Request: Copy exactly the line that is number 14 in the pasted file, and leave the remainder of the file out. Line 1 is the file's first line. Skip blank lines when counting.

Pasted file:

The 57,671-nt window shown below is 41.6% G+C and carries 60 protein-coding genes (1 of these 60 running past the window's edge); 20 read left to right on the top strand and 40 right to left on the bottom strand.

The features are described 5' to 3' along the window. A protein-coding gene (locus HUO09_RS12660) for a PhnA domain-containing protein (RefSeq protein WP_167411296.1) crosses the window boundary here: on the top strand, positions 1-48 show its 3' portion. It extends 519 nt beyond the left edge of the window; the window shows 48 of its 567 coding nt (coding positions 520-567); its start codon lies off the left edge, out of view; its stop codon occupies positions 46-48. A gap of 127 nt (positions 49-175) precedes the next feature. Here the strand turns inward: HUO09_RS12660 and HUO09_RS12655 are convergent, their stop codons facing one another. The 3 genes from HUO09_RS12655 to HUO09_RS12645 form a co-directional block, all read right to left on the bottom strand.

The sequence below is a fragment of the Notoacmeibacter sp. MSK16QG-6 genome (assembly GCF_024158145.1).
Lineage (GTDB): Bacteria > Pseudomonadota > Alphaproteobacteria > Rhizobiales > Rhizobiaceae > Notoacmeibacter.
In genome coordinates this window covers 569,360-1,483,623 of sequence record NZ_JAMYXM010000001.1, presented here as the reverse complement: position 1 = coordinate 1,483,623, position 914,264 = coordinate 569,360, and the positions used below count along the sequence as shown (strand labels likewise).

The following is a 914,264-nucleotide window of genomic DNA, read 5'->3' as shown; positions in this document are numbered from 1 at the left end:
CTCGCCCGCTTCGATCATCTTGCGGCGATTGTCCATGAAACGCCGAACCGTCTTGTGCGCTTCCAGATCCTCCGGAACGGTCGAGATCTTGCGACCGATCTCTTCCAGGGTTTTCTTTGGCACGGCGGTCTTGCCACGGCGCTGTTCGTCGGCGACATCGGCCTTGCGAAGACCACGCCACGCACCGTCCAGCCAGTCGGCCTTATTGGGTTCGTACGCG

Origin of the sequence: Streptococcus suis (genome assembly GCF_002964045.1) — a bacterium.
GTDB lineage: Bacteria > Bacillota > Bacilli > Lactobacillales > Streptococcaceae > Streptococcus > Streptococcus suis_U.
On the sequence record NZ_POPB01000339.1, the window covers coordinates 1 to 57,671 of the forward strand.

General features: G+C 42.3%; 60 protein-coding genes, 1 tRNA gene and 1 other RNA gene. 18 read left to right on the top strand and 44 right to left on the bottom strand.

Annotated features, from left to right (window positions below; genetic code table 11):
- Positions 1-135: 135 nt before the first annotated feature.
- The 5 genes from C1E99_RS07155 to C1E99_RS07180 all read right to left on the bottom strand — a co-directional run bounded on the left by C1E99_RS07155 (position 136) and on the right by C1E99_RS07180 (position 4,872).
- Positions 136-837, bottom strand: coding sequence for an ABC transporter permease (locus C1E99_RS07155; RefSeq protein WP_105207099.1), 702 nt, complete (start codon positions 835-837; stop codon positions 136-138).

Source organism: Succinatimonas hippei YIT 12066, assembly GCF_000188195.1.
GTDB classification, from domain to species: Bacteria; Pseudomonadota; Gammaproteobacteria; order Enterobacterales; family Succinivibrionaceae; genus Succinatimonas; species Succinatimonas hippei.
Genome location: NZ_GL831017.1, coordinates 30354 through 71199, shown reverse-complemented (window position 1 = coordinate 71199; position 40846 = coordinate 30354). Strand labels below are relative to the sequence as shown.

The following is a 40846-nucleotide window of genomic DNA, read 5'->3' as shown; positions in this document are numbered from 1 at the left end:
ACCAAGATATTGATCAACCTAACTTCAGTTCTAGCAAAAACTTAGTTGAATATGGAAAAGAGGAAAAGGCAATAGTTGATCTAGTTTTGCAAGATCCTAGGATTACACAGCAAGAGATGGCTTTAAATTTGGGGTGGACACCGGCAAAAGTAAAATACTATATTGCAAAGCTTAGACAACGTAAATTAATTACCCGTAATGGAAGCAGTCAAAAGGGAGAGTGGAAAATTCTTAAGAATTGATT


- The 5 genes from C1E99_RS07155 to C1E99_RS07180 all read right to left on the bottom strand — a co-directional run bounded on the left by C1E99_RS07155 (position 136) and on the right by C1E99_RS07180 (position 4,872).